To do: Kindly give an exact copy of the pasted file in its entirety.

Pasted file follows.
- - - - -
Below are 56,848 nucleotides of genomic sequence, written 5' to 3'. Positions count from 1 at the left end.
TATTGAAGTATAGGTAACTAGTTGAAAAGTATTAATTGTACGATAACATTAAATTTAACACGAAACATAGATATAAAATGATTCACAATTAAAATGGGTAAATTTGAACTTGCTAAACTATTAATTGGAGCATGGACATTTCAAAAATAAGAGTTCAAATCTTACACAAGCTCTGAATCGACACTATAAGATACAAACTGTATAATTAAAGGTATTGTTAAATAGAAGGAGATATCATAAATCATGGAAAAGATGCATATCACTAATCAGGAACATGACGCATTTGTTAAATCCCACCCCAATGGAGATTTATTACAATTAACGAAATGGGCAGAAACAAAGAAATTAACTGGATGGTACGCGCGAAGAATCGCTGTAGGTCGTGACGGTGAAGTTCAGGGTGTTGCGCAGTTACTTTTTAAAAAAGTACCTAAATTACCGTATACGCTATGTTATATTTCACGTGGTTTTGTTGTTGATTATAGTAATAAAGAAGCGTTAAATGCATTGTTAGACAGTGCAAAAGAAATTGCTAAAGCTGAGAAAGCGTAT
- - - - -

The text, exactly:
Below are 56,848 nucleotides of genomic sequence, written 5' to 3'. Positions count from 1 at the left end.
TATTGAAGTATAGGTAACTAGTTGAAAAGTATTAATTGTACGATAACATTAAATTTAACACGAAACATAGATATAAAATGATTCACAATTAAAATGGGTAAATTTGAACTTGCTAAACTATTAATTGGAGCATGGACATTTCAAAAATAAGAGTTCAAATCTTACACAAGCTCTGAATCGACACTATAAGATACAAACTGTATAATTAAAGGTATTGTTAAATAGAAGGAGATATCATAAATCATGGAAAAGATGCATATCACTAATCAGGAACATGACGCATTTGTTAAATCCCACCCCAATGGAGATTTATTACAATTAACGAAATGGGCAGAAACAAAGAAATTAACTGGATGGTACGCGCGAAGAATCGCTGTAGGTCGTGACGGTGAAGTTCAGGGTGTTGCGCAGTTACTTTTTAAAAAAGTACCTAAATTACCGTATACGCTATGTTATATTTCACGTGGTTTTGTTGTTGATTATAGTAATAAAGAAGCGTTAAATGCATTGTTAGACAGTGCAAAAGAAATTGCTAAAGCTGAGAAAGCGTAT